slide93

Only place Nevada’s performance is strong relative to other states?Community College Student Success

among those in associate s programs nevada has one of the highest completion rates
Among those in Associate’s programs, Nevada has one of the highest completion rates

Nevada

First-time, full-time freshmen completing an AA or certificate within 3 years

U.S. Department of Education , 2011. United States Education Dashboard. http://dashboard.ed.gov/statedetail.aspx?i=l&id=0&wt=40

nevada has one of the lowest rates of young adults with at least an associate s degree
Nevada has one of the lowest rates of young adults with at least an associate’s degree

Nevada

2009 American Community Survey data from NCHEMS Information Center , http://www.higheredinfo.org/dbrowser/?level=nation&mode=data&state=0&submeasure=239

slide97

In sum, Nevada is below average in a country whose results are increasingly below the international average.

Not a place you want to be.

first stop for a moment and celebrate the progress

First, stop for a moment and celebrate the progress.

Don’t forget to say thanks to the educators whose work made this possible.

second don t accept excuses for why progress can t continue even accelerate for these kids

Second, don’t accept excuses for why progress can’t continue—even accelerate—for “these” kids.

what we hear many say
What we hear many say:
  • They’re poor.
  • They don’t speak English.
  • Their parents don’t care.
  • They come to school without breakfast.
  • They don’t have enough books.
  • They don’t have enough parents.
on the college level we hear much the same thing
On the college level, we hear much the same thing:
  • Our students are unprepared.
  • They come from a culture of poverty.
  • They have to work too many hours.
  • Their families don’t value college education.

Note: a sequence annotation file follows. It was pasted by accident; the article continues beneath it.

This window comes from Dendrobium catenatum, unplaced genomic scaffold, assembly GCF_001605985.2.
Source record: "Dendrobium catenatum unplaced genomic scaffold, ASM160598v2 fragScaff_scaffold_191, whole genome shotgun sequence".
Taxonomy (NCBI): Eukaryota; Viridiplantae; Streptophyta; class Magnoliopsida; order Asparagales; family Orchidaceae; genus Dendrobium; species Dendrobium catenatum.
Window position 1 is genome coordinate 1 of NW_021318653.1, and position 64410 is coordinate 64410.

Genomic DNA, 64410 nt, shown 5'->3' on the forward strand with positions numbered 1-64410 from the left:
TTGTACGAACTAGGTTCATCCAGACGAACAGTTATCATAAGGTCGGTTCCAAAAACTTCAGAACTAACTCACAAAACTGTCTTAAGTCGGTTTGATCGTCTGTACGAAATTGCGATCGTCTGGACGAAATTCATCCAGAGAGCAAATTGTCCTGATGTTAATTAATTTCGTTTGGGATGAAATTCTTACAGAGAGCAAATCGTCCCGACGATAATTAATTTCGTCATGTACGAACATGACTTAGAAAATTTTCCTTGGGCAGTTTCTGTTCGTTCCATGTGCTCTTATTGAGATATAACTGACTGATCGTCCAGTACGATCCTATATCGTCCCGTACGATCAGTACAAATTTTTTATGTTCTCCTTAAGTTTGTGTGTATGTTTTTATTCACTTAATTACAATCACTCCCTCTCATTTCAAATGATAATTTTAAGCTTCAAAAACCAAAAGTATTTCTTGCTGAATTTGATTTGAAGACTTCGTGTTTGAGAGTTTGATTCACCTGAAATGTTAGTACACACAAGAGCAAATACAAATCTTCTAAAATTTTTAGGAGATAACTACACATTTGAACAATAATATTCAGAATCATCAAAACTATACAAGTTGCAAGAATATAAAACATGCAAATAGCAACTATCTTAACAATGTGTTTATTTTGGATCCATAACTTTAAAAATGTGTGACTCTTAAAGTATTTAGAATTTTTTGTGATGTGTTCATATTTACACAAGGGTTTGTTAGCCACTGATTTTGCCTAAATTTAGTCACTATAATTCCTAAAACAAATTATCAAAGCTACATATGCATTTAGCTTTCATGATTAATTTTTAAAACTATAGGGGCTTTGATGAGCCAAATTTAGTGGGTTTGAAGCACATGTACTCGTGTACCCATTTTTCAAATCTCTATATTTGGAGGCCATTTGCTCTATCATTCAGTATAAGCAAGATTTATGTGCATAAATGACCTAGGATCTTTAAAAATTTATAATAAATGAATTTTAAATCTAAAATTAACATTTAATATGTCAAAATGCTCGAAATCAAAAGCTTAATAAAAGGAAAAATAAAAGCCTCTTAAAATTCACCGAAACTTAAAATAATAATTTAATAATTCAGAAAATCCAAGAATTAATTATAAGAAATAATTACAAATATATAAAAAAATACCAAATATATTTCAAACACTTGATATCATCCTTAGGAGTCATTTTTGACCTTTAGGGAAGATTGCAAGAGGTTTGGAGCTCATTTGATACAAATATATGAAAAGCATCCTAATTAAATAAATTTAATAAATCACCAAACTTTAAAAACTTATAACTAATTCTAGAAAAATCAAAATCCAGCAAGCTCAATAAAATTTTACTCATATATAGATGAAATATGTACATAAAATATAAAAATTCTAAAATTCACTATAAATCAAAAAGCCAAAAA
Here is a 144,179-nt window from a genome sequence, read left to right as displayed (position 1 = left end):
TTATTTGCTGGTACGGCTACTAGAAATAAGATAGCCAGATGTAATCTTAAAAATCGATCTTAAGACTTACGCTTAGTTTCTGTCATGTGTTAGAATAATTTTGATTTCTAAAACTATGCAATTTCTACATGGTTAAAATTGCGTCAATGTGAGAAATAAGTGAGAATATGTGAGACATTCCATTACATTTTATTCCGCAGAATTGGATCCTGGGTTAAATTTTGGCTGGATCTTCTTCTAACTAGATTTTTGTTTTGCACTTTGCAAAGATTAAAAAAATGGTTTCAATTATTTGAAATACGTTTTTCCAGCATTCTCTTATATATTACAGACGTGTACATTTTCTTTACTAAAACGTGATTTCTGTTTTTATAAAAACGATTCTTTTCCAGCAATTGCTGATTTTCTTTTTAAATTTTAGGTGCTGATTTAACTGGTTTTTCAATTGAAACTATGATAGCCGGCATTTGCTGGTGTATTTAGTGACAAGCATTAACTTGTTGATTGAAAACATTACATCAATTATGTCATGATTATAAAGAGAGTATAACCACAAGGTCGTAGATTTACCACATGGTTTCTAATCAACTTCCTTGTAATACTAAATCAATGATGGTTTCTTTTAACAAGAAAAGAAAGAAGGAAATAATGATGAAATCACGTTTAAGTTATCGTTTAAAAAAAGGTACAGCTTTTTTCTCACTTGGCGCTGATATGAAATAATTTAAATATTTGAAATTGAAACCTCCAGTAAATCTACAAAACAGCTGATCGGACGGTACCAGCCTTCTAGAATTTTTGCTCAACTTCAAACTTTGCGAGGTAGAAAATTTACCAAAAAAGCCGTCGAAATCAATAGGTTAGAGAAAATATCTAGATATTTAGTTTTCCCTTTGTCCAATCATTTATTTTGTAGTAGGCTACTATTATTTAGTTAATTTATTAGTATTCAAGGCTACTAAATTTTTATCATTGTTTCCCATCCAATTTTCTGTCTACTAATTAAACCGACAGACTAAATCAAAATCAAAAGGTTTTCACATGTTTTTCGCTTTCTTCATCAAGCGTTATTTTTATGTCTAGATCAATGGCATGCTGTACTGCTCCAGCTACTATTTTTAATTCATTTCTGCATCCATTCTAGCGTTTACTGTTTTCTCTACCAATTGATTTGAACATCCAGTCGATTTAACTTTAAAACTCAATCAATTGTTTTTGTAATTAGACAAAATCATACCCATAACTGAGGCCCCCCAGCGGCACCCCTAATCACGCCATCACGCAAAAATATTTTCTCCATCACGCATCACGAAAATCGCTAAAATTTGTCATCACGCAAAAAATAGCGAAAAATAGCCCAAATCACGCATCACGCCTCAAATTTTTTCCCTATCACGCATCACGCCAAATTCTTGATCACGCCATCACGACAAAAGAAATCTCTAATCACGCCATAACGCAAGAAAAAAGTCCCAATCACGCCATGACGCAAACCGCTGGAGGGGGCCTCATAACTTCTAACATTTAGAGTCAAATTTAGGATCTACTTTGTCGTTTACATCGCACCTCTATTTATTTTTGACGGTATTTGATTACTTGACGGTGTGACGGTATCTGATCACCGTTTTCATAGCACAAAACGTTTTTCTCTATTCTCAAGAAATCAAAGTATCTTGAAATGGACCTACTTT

slide103

But if there’s truly nothing that we can do, why are low-income students and students of color performing so much higher in some schools? Some colleges? Even some whole states?

mary mcleod bethune elementary school new orleans louisiana
Mary McLeod Bethune Elementary SchoolNew Orleans, Louisiana
  • 341 students in grades PK – 6
    • 97% African American
  • 88% Low Income

Note: Enrollment and demographic data are from 2009-2010

Louisiana Department of Education

big gains at bethune elementary
Big Gains at Bethune Elementary

Louisiana Department of Education

exceeding state averages at bethune elementary
Exceeding State Averages at Bethune Elementary

Louisiana Department of Education

outperforming the state at bethune elementary
Outperforming the Stateat Bethune Elementary

Source: Louisiana Department of Education

slide108

Halle Hewetson Elementary SchoolLas Vegas, NV

  • 938 students in grades PK – 5
    • 87% Latino
    • 5% African American
  • 100% Low Income
  • 62% Limited English
  • Proficient

Note: Data are for 2011-12 school year

Source: Nevada Department of Education

slide109

Big Improvementat Halle Hewetson Elementary

Source: Nevada Department of Education

slide110

Outperforming the Stateat Halle Hewetson Elementary

Source: Nevada Department of Education

slide111

Outperforming the Stateat Halle Hewetson Elementary

Source: Nevada Department of Education

slide112

Exceeding State Standards

at Halle Hewetson Elementary

Source: Nevada Department of Education

slide114

In Boston and Houston, Latino students made far faster progress between 2003 and 2011 than in the country as a whole

Note: Chart includes only districts that participated in, and had members of this specific subgroup, in both the 2003 and 2011 NAEP TUDA administrations .

Source: NCES, NAEP Data Explorer

slide115

African-American students in Atlanta and Boston improved at twice the rate of their counterparts nationally

Note: Chart includes only districts that participated in, and had members of this specific subgroup, in both the 2003 and 2011 NAEP TUDA administrations .

Source: NCES, NAEP Data Explorer

colleges can close gaps too virginia commonwealth university
Colleges Can Close Gaps, Too:Virginia Commonwealth University

Six-Year Graduation Rates at VCU (2004-2010)

First-time, full-time freshmen who graduated from the same college they started from 6 years ago

Source: Education Trust analysis of IPEDS data.

slide117

You can help by pointing to the successes—here in Nevada and elsewhere--and by pressing for similar results.

slide119

High quality pre-school is the best investment we can make. It pays to prevent problems rather than ameliorate them later.

but adopting the standards and the new tests isn t enough

But adopting the standards and the new tests isn’t enough.